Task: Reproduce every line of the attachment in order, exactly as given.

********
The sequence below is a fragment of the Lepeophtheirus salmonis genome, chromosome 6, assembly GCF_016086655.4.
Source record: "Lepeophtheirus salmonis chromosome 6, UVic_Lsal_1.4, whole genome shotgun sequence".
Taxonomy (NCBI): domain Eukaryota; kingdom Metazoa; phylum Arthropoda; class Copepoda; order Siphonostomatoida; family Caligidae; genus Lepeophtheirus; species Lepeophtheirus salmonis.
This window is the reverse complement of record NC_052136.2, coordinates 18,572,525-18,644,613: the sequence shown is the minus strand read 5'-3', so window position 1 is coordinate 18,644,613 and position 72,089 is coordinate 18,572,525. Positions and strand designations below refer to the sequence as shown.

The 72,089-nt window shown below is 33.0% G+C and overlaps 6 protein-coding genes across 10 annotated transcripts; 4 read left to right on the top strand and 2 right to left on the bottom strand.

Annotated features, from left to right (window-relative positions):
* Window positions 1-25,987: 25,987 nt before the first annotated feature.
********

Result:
The sequence below is a fragment of the Lepeophtheirus salmonis genome, chromosome 6, assembly GCF_016086655.4.
Source record: "Lepeophtheirus salmonis chromosome 6, UVic_Lsal_1.4, whole genome shotgun sequence".
Taxonomy (NCBI): domain Eukaryota; kingdom Metazoa; phylum Arthropoda; class Copepoda; order Siphonostomatoida; family Caligidae; genus Lepeophtheirus; species Lepeophtheirus salmonis.
This window is the reverse complement of record NC_052136.2, coordinates 18,572,525-18,644,613: the sequence shown is the minus strand read 5'-3', so window position 1 is coordinate 18,644,613 and position 72,089 is coordinate 18,572,525. Positions and strand designations below refer to the sequence as shown.

The 72,089-nt window shown below is 33.0% G+C and overlaps 6 protein-coding genes across 10 annotated transcripts; 4 read left to right on the top strand and 2 right to left on the bottom strand.

Annotated features, from left to right (window-relative positions):
* Window positions 1-25,987: 25,987 nt before the first annotated feature.